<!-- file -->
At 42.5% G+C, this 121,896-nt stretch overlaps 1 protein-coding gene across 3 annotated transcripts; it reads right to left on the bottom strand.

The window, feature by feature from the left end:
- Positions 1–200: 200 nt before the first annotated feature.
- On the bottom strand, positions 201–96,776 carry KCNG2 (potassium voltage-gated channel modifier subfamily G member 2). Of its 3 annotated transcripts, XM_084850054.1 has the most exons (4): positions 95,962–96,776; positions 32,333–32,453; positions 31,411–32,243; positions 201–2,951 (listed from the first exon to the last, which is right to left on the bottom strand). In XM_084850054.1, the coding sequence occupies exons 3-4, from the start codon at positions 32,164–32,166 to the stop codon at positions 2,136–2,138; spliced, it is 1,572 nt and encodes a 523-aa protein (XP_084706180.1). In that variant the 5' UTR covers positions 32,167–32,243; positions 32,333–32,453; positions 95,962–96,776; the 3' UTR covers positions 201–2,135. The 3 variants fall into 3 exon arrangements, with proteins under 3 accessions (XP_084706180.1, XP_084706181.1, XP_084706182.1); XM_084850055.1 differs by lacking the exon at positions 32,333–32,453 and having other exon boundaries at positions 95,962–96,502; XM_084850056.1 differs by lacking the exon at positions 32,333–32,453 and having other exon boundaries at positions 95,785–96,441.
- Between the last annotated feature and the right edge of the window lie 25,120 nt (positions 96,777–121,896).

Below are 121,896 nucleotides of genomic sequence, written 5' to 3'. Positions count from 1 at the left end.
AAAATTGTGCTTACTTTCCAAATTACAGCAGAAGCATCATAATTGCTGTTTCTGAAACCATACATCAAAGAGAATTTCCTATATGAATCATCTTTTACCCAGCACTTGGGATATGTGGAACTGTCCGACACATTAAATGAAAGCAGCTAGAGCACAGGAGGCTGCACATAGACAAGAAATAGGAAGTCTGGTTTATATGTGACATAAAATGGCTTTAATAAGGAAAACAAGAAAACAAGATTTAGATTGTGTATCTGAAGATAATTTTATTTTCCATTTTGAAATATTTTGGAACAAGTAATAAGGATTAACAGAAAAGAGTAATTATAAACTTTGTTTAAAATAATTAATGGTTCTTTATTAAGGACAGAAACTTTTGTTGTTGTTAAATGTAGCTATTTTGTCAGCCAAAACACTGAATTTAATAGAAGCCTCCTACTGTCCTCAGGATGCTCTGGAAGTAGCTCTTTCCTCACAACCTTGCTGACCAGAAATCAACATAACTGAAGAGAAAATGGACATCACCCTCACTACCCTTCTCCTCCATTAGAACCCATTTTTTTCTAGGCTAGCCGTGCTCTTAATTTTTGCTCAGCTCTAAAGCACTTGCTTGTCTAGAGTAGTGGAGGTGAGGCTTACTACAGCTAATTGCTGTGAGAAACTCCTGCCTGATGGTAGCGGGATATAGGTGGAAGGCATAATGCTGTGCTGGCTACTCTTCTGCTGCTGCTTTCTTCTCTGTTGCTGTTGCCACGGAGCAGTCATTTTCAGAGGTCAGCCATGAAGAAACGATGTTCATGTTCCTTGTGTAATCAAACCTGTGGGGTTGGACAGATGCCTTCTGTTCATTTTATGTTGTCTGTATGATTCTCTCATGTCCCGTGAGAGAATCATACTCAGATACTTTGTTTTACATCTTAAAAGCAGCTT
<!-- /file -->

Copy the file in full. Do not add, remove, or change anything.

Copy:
At 42.5% G+C, this 121,896-nt stretch overlaps 1 protein-coding gene across 3 annotated transcripts; it reads right to left on the bottom strand.

The window, feature by feature from the left end:
- Positions 1–200: 200 nt before the first annotated feature.
- On the bottom strand, positions 201–96,776 carry KCNG2 (potassium voltage-gated channel modifier subfamily G member 2). Of its 3 annotated transcripts, XM_084850054.1 has the most exons (4): positions 95,962–96,776; positions 32,333–32,453; positions 31,411–32,243; positions 201–2,951 (listed from the first exon to the last, which is right to left on the bottom strand). In XM_084850054.1, the coding sequence occupies exons 3-4, from the start codon at positions 32,164–32,166 to the stop codon at positions 2,136–2,138; spliced, it is 1,572 nt and encodes a 523-aa protein (XP_084706180.1). In that variant the 5' UTR covers positions 32,167–32,243; positions 32,333–32,453; positions 95,962–96,776; the 3' UTR covers positions 201–2,135. The 3 variants fall into 3 exon arrangements, with proteins under 3 accessions (XP_084706180.1, XP_084706181.1, XP_084706182.1); XM_084850055.1 differs by lacking the exon at positions 32,333–32,453 and having other exon boundaries at positions 95,962–96,502; XM_084850056.1 differs by lacking the exon at positions 32,333–32,453 and having other exon boundaries at positions 95,785–96,441.
- Between the last annotated feature and the right edge of the window lie 25,120 nt (positions 96,777–121,896).

Below are 121,896 nucleotides of genomic sequence, written 5' to 3'. Positions count from 1 at the left end.
AAAATTGTGCTTACTTTCCAAATTACAGCAGAAGCATCATAATTGCTGTTTCTGAAACCATACATCAAAGAGAATTTCCTATATGAATCATCTTTTACCCAGCACTTGGGATATGTGGAACTGTCCGACACATTAAATGAAAGCAGCTAGAGCACAGGAGGCTGCACATAGACAAGAAATAGGAAGTCTGGTTTATATGTGACATAAAATGGCTTTAATAAGGAAAACAAGAAAACAAGATTTAGATTGTGTATCTGAAGATAATTTTATTTTCCATTTTGAAATATTTTGGAACAAGTAATAAGGATTAACAGAAAAGAGTAATTATAAACTTTGTTTAAAATAATTAATGGTTCTTTATTAAGGACAGAAACTTTTGTTGTTGTTAAATGTAGCTATTTTGTCAGCCAAAACACTGAATTTAATAGAAGCCTCCTACTGTCCTCAGGATGCTCTGGAAGTAGCTCTTTCCTCACAACCTTGCTGACCAGAAATCAACATAACTGAAGAGAAAATGGACATCACCCTCACTACCCTTCTCCTCCATTAGAACCCATTTTTTTCTAGGCTAGCCGTGCTCTTAATTTTTGCTCAGCTCTAAAGCACTTGCTTGTCTAGAGTAGTGGAGGTGAGGCTTACTACAGCTAATTGCTGTGAGAAACTCCTGCCTGATGGTAGCGGGATATAGGTGGAAGGCATAATGCTGTGCTGGCTACTCTTCTGCTGCTGCTTTCTTCTCTGTTGCTGTTGCCACGGAGCAGTCATTTTCAGAGGTCAGCCATGAAGAAACGATGTTCATGTTCCTTGTGTAATCAAACCTGTGGGGTTGGACAGATGCCTTCTGTTCATTTTATGTTGTCTGTATGATTCTCTCATGTCCCGTGAGAGAATCATACTCAGATACTTTGTTTTACATCTTAAAAGCAGCTT